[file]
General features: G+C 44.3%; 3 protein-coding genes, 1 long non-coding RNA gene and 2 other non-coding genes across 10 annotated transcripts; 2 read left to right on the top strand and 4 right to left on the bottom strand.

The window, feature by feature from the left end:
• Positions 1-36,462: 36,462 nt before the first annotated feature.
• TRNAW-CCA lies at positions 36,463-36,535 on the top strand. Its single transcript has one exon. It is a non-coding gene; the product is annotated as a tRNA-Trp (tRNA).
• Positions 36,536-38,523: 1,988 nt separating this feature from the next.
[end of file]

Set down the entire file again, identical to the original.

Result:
General features: G+C 44.3%; 3 protein-coding genes, 1 long non-coding RNA gene and 2 other non-coding genes across 10 annotated transcripts; 2 read left to right on the top strand and 4 right to left on the bottom strand.

The window, feature by feature from the left end:
• Positions 1-36,462: 36,462 nt before the first annotated feature.
• TRNAW-CCA lies at positions 36,463-36,535 on the top strand. Its single transcript has one exon. It is a non-coding gene; the product is annotated as a tRNA-Trp (tRNA).
• Positions 36,536-38,523: 1,988 nt separating this feature from the next.